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Vet. Sci. 2017, 4(2), 27; doi:10.3390/vetsci4020027

The Big Pet Diabetes Survey: Perceived Frequency and Triggers for Euthanasia

1
Diabetic Remission Clinic, Department of Clinical Science and Services, Royal Veterinary College, Hawkshead Lane, North Mymms, Hertfordshire AL9 7TA, UK
2
Institute of Cellular Medicine, Medical School Newcastle, Framlington Place, Newcastle-upon-Tyne NE2 4HH, Tyne and Wear, UK
3
E-Media Unit, Royal Veterinary College, Hawkshead Lane, North Mymms, Hertfordshire AL9 7TA, UK
4
Veterinary Epidemiology and Public Health Group, Royal Veterinary College, Hawkshead Lane, North Mymms, Hertfordshire AL9 7TA, UK
5
Twan Consultancy, Romerstraat 24, 5911 HV Venlo, The Netherlands
6
Veterinary Information Network, 777 West Covell Blvd, Davis, CA 9561, USA
*
Author to whom correspondence should be addressed.
Academic Editor: Patrick Butaye
Received: 17 January 2017 / Revised: 14 March 2017 / Accepted: 10 May 2017 / Published: 14 May 2017
(This article belongs to the Special Issue Diabetes Mellitus in Companion Animals)
View Full-Text   |   Download PDF [2169 KB, uploaded 15 May 2017]   |  

Abstract

Current pet diabetes mellitus (DM) treatment necessitates the active daily involvement of owners and can be costly. The current study aimed to investigate the owner population which opts for euthanasia instead of DM treatment. A survey was designed using multiple feedback steps and made available online to veterinarians world-wide. A total of 1192 veterinarians completed the survey and suggested a median one in 10 diabetic pets are euthanased at diagnosis; a further median one in 10 within one year because of lack of success or compliance. Perceived most important motivating factors included “presence concurrent disease” (45% respondents); “costs” (44%); “animal age” (37%); “problems obtaining adequate control” (35%); “pet welfare” (35%); and “impact owner’s lifestyle” (32%). Cats in Canadian (odds ratio (OR) 2.7), Australian (OR 2.3), rural (OR 1.6) and mixed (OR 1.7) practices were more likely to be euthanased because of DM diagnosis, while cats presented to referral/university were less likely to be euthanased (OR 0.6). Dogs were more likely to be euthanased because of DM in Canadian (OR 1.8), rural (OR 1.8) and mixed (OR 1.6) practices. The survey results suggest that benefit exists in improved DM education with emphasis on offering a choice of treatment styles ranging from intense and expensive to hands-off and cheap. View Full-Text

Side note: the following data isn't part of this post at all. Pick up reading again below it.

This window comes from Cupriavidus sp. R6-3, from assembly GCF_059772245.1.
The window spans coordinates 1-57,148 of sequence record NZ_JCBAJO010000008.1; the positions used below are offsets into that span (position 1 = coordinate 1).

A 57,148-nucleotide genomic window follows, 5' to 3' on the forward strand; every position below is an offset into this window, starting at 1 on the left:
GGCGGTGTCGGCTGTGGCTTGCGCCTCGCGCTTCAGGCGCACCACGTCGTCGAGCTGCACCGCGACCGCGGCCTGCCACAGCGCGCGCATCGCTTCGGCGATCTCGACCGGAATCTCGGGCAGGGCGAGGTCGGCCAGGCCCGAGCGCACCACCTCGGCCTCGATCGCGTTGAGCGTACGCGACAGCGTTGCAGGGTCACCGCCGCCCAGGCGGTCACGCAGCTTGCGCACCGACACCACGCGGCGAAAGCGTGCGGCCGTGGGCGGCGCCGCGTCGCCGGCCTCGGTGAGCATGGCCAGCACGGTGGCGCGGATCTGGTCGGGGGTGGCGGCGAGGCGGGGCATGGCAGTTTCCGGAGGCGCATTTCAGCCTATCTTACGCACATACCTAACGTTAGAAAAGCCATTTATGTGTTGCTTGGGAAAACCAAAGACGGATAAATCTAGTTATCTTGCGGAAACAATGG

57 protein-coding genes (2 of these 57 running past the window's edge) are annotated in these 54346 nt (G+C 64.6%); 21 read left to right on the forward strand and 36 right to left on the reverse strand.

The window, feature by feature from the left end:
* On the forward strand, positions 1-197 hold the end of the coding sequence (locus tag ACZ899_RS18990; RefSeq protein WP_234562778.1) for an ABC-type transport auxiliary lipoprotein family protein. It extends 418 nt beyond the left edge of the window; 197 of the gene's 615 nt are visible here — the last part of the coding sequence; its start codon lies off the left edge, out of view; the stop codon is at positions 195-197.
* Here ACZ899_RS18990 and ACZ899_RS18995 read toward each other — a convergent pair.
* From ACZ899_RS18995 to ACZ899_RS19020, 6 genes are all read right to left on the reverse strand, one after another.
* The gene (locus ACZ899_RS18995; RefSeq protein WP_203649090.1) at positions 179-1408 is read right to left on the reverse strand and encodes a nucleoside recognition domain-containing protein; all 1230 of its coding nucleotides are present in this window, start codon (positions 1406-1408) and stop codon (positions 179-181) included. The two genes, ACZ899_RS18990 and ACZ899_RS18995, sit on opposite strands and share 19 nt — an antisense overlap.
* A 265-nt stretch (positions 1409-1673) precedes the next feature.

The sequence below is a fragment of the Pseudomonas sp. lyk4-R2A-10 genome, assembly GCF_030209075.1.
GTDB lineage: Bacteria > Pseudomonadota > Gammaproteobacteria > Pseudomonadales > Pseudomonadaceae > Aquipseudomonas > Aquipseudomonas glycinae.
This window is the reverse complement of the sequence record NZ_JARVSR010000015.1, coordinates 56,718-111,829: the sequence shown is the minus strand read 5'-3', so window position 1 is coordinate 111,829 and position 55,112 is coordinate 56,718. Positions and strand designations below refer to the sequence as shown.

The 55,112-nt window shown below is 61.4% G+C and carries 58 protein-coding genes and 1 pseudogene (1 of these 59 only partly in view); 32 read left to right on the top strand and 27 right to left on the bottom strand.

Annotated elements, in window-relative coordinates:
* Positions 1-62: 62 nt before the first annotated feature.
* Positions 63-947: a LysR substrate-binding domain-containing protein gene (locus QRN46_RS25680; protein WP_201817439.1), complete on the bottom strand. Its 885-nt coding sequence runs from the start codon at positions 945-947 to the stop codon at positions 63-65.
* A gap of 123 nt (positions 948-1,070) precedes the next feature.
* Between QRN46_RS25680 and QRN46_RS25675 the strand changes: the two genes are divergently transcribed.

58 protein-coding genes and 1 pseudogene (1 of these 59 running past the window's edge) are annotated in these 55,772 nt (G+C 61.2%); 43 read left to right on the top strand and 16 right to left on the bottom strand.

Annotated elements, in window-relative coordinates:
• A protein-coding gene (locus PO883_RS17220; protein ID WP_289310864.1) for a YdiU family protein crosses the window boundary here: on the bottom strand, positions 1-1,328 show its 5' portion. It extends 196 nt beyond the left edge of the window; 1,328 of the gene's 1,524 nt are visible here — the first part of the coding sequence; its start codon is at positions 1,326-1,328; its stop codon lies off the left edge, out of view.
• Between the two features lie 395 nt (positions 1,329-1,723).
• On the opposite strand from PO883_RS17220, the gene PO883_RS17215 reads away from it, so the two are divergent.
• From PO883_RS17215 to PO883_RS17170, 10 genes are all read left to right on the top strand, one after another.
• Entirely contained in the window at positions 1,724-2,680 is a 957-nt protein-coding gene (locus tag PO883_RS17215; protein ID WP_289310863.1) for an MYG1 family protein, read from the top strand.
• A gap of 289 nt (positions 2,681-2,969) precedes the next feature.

Keywords: diabetes mellitus; survey; euthanasia; quality of life; insulin injections diabetes mellitus; survey; euthanasia; quality of life; insulin injections
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MDPI and ACS Style

Niessen, S.J.; Hazuchova, K.; Powney, S.L.; Guitian, J.; Niessen, A.P.; Pion, P.D.; Shaw, J.A.; Church, D.B. The Big Pet Diabetes Survey: Perceived Frequency and Triggers for Euthanasia. Vet. Sci. 2017, 4, 27.

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